Build a lot of bespoke solutions for your partners to show them how to build these kind applications, how to build new kinds of product. But that's not really where you want to go for the long run, right? You want to abstract away all those complexities. You want people providing tools, ready to use libraries and all that, and they require third party application, [00:30:00] I mean, developer, tool provider to come in.

So that's. We are at the stage, we're basically cranking the flywheel, right? Getting all the activities happening on G, getting all the community coming, getting some big companies to experiment with new ideas, and then it becomes more vibrant ecosystem. Uh, You know, people will build more layers on top of it to abstract away blockchains in the long run.

If you want to build a webstream enable product, you shouldn't have to think about writing your smart contract. You should be thinking about these are the building blocks are used, these are the things I work together. Kind of like how Web two company build. Products where you think about, do I use React native for my front end?

US use this backend, this kind of service, this kind of, you know, product. You don't think about writing underlying protocols yourself. 

Adeniyi Abiodun:

Yeah, I wanna broaden that in the sense that I, I, I think there's a lot of over-indexing on the existing market that exists today, namely the market that gets people generally excited, which is mostly, um, defi DS and NFT enthusiasts.

We, we like to broaden that market. Uh, our goal when we set up to build Mis and Labs is to build the infrastructure that makes it possible for people to make as a ownership. Occur at scale. And to do that, you have to make it possible for existing, um, businesses to integrate with Ledger at scale. And there are two, well, actually a few things we've been doing along those lines.

One, it's the idea of sponsored transactions. And in Swei, every, you don't have to write a special contract to enable this, but every asset in Swei supports the idea of gas list transactions, if we wanna call it that. And the idea is that I can, as a consumer, engage with a smart contract and gas is completely hidden away from me.

Another account pays it on my behalf. And that's something completely transparent to the user, which is a big barrier to entry for many consumers. Imagine you wanna onboard them into an experience. You ask them to go to an exchange to buy a token before they can start engaging. That's just a non-starter for like, Four, three to 4 billion people in the world.

Um, secondly is the idea of, um, even, um, on on chain identity. We believe the way to actually scale web three is allowing to you to existing identities. So for example, we, you know, there's something invented by missed and recently called zk login. And what ZK login does enables you in. In a completely decentralized form, but using only the chain as the authenticator to basically verify your existing web, two credentials to create an a, um, an account on chain.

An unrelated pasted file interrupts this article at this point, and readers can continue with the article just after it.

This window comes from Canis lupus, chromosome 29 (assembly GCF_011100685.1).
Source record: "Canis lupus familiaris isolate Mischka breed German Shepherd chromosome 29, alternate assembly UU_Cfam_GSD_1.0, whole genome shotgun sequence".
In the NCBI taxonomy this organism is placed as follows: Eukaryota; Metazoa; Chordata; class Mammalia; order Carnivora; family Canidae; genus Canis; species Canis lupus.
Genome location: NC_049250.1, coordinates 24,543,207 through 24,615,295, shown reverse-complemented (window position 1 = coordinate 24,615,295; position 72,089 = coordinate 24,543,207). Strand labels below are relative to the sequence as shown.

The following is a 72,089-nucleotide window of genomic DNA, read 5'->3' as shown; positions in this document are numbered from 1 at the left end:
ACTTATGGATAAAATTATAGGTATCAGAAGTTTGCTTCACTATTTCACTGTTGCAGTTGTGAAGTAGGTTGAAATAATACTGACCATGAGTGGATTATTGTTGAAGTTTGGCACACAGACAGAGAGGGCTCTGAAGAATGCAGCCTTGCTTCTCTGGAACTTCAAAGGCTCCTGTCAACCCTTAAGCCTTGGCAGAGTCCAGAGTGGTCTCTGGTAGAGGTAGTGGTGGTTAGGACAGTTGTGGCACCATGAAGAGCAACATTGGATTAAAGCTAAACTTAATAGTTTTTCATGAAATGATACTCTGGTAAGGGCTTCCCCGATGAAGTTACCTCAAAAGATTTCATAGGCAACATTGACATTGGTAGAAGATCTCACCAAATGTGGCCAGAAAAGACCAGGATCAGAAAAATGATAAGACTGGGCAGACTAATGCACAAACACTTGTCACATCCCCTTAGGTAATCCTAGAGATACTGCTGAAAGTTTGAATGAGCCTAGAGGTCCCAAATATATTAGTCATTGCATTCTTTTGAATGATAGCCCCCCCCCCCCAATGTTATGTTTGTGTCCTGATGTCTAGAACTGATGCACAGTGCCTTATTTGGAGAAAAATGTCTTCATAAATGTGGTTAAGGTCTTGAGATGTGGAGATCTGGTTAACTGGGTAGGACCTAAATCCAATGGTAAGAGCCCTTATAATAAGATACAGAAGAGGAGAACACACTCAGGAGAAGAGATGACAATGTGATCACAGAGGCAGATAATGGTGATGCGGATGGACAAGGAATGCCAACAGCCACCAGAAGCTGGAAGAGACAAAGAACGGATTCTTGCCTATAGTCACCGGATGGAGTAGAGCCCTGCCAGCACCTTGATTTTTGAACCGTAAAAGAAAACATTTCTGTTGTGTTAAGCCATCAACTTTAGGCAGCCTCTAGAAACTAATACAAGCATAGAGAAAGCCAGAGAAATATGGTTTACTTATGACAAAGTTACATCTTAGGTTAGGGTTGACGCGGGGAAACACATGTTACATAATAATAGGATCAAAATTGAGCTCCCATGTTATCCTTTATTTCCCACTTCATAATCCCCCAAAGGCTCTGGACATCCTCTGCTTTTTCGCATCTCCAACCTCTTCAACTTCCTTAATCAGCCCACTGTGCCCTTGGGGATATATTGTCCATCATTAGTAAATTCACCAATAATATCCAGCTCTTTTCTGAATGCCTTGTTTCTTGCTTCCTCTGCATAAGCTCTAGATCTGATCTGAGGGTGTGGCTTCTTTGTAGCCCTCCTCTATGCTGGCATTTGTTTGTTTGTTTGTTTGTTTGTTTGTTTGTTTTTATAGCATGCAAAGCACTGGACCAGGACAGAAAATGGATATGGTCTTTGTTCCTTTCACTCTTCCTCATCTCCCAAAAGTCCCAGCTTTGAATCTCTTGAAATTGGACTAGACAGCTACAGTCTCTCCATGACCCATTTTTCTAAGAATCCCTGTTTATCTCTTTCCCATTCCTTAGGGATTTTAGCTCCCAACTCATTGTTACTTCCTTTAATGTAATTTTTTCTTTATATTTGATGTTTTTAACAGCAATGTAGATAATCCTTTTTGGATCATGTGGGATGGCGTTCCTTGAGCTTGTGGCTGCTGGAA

So the use case is I wanna onboard into a game rather than being asked to Reem remember some mnemonic or some br bring up some latest device. I don't even know if the experience is gonna be valuable yet. Why don't I just let people sign in with Gmail? Facebook id or even, you know, any kind of, um, primitive that supports, um, you know, open id, um, connect.

That's something that's gonna be supported on swe. Namely now it means anybody with a web two identity, uh, amongst those partners, which is our many, uh, it's at least, uh, a billion and a half people in the world can [00:33:00] leverage their existing identities that they've. Spent time curating in web two to engage in web three and not thinking about the chain.

So you have two things. You not worried, you're not, as a consumer, you're no longer thinking about gas, and you're also no longer thinking about, you know, some crazy, um, credentials you have to keep in store under your bed. So that is a web two experience and we've always maintained. Web two has great product experience and I think Web Three needs to catch up there.

Web three has a lot to offer in terms of decentralization and ownership of assets and agency over ownership that we think Web two Disk doesn't give. But what we're bringing is the web two experiences natively on chain. You do not have to use some third party vendor that is to be something you, you can engage with on day one.

And that's, uh, that's something we're very excited about, namely, Just bringing in more, you know, day-to-day users to leverage Swei and the fact that it's very low fees means use cases are previously were not possible, are now possible on Swei as 

Mehdi Farooq: well. Yeah, yeah. Uh, talk about day-today, users. If I were to go and explore Swei ecosystem today, what will be some of the dabs you'll recommend? I'll explore apart from the z. 

Adeniyi Abiodun:

So there are a few things that you can explore on, on, on Suite today. There's Suite Friends, which is a showcase that we built that, um, is an NFT project that enables you to engage with assets on chain. Namely you can buy an NFT and over time you're able to have um, um, Accessories to it that you can basically onboard.

And you know, whether it's a shirt, whether it's, whether, whether it's um, you know, a shoe, whether it's anything that's consumer related, you can a ado your NFT with that. And the reason why we've built that crafting tool is it's, that's gonna empower games to think about how they enable crafting within the games directly on chain and monetize that.